Laos has told Vietnam it will suspend work on a controversial dam planned for the Mekong River, official media reported, after Hanoi sought a 10-year deferment of the scheme.
Lao Prime Minister Thongsing Thammavong informed his counterpart Nguyen Tan Dung "of Laos' decision to temporarily suspend the Xayaburi hydropower project," Vietnam News Agency (VNA) reported at the weekend from Jakarta.
It said the two communist leaders met in the Indonesian capital on the sidelines of the ASEAN regional summit.
"PM Dung thanked the Lao Party and government for this important decision", which reflected "deep consideration" of Vietnam's position, the VNA report said.
At a regional meeting last month, Vietnam, which has close political ties with tiny, landlocked Laos, voiced "deep" concerns about inadequate assessments and the risk of damage to its fishing and farm industries.
It called for hydropower projects on the mainstream Mekong to be deferred for at least a decade.
Workers had already begun building roads to the site in northern Laos. Xayaburi is the first of 11 such projects proposed for the mainstream lower Mekong.
"We are glad that the Lao government considered the postponement of this project and commission of a new study... due to strong and wide opposition," said Pianporn Deetes, a spokeswoman in Bangkok for the US-based environmental group International Rivers.
While welcoming the announcement from Vietnam, she said Laos should issue its own statement.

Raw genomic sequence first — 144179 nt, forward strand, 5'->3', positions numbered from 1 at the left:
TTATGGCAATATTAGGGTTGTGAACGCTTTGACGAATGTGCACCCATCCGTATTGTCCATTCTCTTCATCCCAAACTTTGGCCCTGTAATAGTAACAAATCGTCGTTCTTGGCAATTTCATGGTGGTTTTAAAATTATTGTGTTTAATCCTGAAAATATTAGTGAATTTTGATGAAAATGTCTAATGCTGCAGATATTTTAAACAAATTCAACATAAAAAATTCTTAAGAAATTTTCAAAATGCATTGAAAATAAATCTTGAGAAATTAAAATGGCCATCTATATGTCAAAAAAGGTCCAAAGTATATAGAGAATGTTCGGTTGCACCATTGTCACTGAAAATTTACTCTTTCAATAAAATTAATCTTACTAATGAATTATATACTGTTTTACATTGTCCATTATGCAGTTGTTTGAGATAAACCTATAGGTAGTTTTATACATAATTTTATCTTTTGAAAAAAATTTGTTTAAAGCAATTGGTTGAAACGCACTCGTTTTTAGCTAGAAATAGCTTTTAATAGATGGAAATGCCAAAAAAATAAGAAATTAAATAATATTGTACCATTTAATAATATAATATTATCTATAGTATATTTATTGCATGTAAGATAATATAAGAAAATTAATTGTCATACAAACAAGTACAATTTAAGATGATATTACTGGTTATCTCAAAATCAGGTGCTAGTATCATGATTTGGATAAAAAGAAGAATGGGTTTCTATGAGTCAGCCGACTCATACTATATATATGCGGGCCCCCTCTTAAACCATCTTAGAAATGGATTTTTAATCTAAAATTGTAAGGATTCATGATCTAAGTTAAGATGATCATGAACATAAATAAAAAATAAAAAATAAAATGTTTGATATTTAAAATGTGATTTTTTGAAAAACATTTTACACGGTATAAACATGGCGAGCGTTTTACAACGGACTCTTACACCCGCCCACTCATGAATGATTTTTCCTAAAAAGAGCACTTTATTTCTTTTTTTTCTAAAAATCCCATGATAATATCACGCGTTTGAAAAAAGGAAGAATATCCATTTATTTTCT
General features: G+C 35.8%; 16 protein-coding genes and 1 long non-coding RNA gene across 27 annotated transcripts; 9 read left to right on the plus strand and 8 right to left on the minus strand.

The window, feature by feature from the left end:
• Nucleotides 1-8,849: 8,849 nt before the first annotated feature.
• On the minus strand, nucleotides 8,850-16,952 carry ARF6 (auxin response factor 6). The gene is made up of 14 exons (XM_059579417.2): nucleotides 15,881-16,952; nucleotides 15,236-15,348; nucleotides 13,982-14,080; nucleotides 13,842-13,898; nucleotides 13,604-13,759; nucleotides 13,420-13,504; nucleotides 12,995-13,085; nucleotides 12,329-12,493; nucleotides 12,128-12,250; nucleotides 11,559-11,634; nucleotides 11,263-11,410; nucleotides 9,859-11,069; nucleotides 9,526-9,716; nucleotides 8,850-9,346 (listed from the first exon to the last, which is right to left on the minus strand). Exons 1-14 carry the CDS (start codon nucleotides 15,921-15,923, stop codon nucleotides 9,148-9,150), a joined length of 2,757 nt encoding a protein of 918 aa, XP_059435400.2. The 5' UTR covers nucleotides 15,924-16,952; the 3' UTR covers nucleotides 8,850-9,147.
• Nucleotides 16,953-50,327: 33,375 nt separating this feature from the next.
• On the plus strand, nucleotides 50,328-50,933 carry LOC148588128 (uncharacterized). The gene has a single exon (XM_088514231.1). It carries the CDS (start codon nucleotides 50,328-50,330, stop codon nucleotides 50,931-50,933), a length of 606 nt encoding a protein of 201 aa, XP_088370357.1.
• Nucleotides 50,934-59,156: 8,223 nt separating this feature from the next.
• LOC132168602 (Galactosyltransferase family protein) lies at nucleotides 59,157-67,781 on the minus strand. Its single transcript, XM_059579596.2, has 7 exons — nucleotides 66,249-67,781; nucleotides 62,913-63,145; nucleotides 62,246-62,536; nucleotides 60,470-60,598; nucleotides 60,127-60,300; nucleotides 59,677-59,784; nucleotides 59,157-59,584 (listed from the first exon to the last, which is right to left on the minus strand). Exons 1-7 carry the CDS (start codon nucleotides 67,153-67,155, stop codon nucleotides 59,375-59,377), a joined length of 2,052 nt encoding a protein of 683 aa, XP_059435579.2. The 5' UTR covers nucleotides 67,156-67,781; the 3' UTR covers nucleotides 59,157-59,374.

Environmentalists have warned that damming the lower Mekong would trap vital nutrients, increase algae growth and prevent dozens of species of migratory fish -- including the giant catfish -- swimming upstream to spawning grounds.
Laos, Vietnam, Thailand and Cambodia make up the Mekong River Commission (MRC), an inter-governmental body that deals with all Mekong River-related activities including fisheries, agriculture and flood management.
Laos had not yet informed the MRC secretariat of a formal suspension of the project but "Vietnamese authorities have confirmed the news report".
"We are still waiting for a response from the Lao authorities," the secretariat told AFP in a statement.
More than 60 million people in the lower Mekong basin depend on the river system for food, transport and economic activity, the MRC says.
Laos is one of the poorest countries in the world and sees hydropower as vital to its future.
Explore further: How tropical subsoil microbes could affect the carbon cycle